I see that I've been very negligent about sending blogs this spring with new paintings, so I'll try to catch up with all the new paintings by sending several blogs in a row.  The first plein air painting event in Indiana each year is the April paint-out in New Harmony, the historic village at the tip of the boot of Indiana near the Wabash and the Ohio River.  As I've said in other years, it was where the Utopian, Rappite community founded the first kindergarten and public library.  It then was purchased by the Owen family who were intellectuals, explorers, and geologists who consequently founded the National Geological Survey there.  Carl Bodmer was the fabulous artist who documented the flora and fauna with Maximilian as they explored westward from New Harmony.  Quite an impressive legacy for a tiny village.  With the wonderful philanthropy of Jane Owen, who just died at about 97 years, the village has been restored.  If you should be traveling through Kentucky or Indiana, it's certainly worth a side trip.

"Peony Garden" was painted at the edge of town in a commercial peony garden.  The peonies are picked by hand just as they're about to bloom and then shipped by air, overnight Federal Express, to customers all over the United States and further.  Most of the painters didn't know there is a peony garden because normally they don't flower in April.  This has been such a warm year that all plantings were a month a head.

Each year at this Indiana Plein Air Painters event, there is a "Field to Finish" competition.  During the paint-out, artists paint a field study not larger than 9" x 12".  Then during the year, they paint a finished painting that can be up to 18" x 24".  This was the first year that I entered that competition, and I was happy to be one of the winners, with my paintings being the judges favorites.  Here they are:

"New Harmony Creek plein air field study", 9" x 12" April 2011, oil on canvas panel

"New Harmony Creek" 18" x 24", oil on linen canvas, July 2011

This creek feeds into a large pond with a small waterfall.  This is the field study that I painted this April for the competition next year.   Later this month, I hope to complete the finished painting which will be either 16" x 20" or 18" x 24", haven't decided yet.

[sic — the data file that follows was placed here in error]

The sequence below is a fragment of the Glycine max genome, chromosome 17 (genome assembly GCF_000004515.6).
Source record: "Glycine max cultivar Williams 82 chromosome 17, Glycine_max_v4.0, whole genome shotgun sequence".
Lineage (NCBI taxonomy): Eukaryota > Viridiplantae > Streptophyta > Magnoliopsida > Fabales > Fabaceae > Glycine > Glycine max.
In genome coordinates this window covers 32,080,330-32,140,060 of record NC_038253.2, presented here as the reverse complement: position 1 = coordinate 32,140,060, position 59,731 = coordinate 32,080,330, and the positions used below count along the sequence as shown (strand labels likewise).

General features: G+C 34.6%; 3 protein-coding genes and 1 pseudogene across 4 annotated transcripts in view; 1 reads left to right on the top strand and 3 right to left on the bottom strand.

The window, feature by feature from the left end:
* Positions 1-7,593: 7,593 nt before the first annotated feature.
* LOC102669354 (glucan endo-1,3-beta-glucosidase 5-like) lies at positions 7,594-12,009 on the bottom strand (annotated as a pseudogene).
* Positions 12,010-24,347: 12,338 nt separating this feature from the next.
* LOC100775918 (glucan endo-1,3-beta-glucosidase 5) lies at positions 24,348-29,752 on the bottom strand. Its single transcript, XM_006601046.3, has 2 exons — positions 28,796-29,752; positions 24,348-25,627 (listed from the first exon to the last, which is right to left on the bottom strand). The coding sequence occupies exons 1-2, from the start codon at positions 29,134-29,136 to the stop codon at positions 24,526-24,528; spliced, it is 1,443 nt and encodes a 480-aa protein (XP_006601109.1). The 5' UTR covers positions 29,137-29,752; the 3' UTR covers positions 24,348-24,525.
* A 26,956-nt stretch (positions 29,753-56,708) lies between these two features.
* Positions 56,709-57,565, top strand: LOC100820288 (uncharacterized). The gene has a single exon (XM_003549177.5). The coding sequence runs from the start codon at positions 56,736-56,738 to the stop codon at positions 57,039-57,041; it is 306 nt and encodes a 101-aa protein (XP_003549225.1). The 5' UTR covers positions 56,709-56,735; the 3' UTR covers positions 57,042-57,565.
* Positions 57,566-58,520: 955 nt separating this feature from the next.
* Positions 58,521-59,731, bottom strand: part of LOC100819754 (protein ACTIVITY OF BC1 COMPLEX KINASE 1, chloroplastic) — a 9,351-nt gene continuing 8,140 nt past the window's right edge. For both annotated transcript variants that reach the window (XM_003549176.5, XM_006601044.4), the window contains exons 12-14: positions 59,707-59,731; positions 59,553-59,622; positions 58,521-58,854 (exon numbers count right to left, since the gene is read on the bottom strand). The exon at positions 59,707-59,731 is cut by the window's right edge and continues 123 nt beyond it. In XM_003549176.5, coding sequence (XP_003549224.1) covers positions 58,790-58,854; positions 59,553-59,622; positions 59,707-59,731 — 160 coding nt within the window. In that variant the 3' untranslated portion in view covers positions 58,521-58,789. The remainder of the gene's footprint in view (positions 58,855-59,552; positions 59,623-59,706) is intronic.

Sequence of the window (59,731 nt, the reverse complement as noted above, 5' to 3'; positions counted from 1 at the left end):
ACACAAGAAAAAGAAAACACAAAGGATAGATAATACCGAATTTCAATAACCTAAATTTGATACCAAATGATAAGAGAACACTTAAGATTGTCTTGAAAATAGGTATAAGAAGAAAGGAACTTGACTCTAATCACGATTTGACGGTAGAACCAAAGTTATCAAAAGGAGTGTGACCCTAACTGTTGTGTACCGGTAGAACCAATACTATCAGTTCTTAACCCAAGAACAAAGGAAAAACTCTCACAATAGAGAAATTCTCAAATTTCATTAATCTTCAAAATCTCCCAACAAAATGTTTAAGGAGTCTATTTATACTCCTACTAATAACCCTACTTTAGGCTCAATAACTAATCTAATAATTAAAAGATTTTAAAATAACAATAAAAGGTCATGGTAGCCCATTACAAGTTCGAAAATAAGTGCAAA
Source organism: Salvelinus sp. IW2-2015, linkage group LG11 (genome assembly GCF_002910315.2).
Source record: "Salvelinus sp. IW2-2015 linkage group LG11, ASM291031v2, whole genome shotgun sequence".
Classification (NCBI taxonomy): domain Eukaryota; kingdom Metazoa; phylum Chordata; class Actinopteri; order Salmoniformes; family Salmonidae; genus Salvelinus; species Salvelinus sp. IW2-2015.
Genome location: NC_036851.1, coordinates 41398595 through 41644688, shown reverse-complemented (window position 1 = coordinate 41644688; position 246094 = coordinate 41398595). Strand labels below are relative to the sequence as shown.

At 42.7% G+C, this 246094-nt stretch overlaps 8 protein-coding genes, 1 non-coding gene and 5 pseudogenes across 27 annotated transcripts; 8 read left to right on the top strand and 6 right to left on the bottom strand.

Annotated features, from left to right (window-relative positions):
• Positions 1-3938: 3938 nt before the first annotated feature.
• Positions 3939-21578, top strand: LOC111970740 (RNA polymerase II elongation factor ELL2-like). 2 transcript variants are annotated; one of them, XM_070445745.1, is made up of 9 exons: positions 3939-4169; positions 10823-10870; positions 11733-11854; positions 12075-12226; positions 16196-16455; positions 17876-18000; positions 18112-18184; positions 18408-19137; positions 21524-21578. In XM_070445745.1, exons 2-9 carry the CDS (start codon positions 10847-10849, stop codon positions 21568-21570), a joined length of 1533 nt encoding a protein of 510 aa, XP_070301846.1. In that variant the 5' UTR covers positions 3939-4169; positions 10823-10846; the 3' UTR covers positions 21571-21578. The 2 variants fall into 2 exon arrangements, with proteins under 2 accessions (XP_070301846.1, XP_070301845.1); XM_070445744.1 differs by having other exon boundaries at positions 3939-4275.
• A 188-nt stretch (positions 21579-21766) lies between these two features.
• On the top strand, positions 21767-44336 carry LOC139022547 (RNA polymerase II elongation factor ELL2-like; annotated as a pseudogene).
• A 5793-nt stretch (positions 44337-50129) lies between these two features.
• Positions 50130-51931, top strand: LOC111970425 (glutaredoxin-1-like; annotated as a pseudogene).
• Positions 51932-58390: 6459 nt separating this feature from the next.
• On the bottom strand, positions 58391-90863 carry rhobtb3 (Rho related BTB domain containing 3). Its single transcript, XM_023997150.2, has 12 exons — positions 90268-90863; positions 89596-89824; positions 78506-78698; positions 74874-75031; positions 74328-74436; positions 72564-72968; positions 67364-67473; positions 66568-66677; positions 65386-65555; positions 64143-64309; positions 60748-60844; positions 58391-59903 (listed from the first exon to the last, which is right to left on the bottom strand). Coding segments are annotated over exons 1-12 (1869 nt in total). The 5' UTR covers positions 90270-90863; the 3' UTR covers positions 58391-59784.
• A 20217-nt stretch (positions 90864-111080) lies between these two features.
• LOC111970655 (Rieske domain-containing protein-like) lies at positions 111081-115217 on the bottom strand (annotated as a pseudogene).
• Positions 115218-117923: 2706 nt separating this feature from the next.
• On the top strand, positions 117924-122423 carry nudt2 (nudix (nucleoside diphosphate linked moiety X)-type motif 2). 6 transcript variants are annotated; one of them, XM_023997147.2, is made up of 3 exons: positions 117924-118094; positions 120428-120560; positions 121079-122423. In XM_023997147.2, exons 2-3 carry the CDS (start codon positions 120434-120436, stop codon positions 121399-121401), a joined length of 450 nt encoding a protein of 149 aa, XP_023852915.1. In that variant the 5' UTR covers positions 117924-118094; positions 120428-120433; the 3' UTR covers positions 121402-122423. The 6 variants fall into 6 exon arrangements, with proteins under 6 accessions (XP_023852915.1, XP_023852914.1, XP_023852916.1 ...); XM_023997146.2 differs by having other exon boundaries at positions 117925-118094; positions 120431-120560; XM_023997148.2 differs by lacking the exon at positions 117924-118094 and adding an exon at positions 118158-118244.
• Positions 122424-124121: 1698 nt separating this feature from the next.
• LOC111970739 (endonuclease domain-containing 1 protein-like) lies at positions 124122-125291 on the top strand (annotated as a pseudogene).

"Falling Water in New Harmony Pond"   9" x 12" plein air field study, April 2012

Over one hundred painters painted together this year from all over the Midwest and beyond.  It's quite a fun event.  If anyone reading this would like information about the Indiana Plein Air Painters or would like to consider attending the "First Blush of Spring" next April, please contact me or IPAPA.

Thank you for viewing this blog and for all your comments.  If you know others who would enjoy seeing this blog please forward this on to them.  They can join my blog as a "Follower" or sign up to receive new blogs by e-mail.  You can see all of my paintings with prices on my web site http//

Sunday, March 4, 2012

The Amazing Limestone of Indiana

When the glaciers carved out the Great Lakes ( Lake Superior,  Michigan, Huron, Erie, and Ontario) on their way south, they began to melt in northern Indiana, scraping the land flat and depositing some of the best soil in America.  This rich, dark farmland is where I live in middle north Indiana.  However, the glaciers ended about fifty miles south of my home in Brookston leaving prehistoric, sedimentary rock formations, much of it limestone.  The famous limestone quarries are in Southern Indiana, but some of the most beautiful cliffs and caves are preserved in Turkey Run State Park, northwest of Indianapolis, near Crawfordsville.  Today's oil painting is of one of those cliffs with caves large enough to crawl into if we could climb up that high. They were carved by the power of water eons ago, but water continues to shape them little by little.